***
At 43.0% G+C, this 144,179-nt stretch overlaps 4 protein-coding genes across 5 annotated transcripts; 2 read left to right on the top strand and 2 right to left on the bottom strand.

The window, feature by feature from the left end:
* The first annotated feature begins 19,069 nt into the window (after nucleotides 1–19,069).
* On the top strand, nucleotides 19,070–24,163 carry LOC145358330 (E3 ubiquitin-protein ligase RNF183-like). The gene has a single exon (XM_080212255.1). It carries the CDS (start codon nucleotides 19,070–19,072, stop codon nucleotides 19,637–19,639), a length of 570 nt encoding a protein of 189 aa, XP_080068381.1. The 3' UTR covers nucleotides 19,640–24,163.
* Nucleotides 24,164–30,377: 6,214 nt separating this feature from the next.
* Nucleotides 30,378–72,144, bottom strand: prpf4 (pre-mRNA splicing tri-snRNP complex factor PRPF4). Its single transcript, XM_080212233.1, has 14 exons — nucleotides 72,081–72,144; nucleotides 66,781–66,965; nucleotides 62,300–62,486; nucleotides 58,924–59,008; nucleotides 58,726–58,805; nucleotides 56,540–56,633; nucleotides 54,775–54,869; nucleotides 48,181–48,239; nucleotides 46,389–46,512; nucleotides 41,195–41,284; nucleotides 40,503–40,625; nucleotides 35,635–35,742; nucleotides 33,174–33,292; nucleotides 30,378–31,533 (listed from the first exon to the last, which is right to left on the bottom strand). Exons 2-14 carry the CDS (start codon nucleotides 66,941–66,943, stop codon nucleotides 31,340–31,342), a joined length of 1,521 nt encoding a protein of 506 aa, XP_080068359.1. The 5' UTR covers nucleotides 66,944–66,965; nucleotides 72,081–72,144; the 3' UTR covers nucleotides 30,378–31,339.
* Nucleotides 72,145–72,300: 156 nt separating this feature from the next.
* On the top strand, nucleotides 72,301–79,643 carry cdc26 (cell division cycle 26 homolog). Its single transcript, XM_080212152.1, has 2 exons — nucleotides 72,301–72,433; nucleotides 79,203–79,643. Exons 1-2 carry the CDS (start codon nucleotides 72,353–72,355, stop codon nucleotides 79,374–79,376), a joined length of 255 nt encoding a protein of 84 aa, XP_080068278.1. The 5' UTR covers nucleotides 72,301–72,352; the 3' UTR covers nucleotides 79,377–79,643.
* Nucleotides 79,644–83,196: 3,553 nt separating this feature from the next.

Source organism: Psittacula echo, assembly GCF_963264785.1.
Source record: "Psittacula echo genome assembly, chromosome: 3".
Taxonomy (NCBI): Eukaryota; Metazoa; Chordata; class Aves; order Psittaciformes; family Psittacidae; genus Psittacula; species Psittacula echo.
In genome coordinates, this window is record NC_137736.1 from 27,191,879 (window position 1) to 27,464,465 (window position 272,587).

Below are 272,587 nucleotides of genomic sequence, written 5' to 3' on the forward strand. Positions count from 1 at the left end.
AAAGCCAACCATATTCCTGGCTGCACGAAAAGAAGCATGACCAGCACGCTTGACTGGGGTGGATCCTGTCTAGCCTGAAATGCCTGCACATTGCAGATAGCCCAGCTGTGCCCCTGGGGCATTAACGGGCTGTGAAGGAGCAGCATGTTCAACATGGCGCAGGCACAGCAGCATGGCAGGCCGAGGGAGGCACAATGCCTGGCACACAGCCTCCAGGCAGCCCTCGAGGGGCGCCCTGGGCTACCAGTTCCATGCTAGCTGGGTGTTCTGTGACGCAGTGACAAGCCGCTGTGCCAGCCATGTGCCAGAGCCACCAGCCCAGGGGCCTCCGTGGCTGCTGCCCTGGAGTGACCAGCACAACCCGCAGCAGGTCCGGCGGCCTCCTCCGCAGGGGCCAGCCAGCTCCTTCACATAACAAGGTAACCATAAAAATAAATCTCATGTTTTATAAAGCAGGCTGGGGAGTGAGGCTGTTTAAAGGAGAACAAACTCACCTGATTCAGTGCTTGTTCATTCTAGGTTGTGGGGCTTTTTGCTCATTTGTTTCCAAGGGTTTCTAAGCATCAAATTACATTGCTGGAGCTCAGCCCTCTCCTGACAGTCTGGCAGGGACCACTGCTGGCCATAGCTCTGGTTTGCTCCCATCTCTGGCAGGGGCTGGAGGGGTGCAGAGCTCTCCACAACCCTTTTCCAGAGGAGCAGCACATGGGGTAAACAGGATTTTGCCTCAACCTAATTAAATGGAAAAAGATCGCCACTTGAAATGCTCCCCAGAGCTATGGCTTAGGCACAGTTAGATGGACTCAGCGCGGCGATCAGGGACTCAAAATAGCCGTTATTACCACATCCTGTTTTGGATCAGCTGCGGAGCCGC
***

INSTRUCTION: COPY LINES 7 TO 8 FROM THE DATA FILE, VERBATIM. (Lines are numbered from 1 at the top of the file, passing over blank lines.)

* Nucleotides 72,145–72,300: 156 nt separating this feature from the next.
* On the top strand, nucleotides 72,301–79,643 carry cdc26 (cell division cycle 26 homolog). Its single transcript, XM_080212152.1, has 2 exons — nucleotides 72,301–72,433; nucleotides 79,203–79,643. Exons 1-2 carry the CDS (start codon nucleotides 72,353–72,355, stop codon nucleotides 79,374–79,376), a joined length of 255 nt encoding a protein of 84 aa, XP_080068278.1. The 5' UTR covers nucleotides 72,301–72,352; the 3' UTR covers nucleotides 79,377–79,643.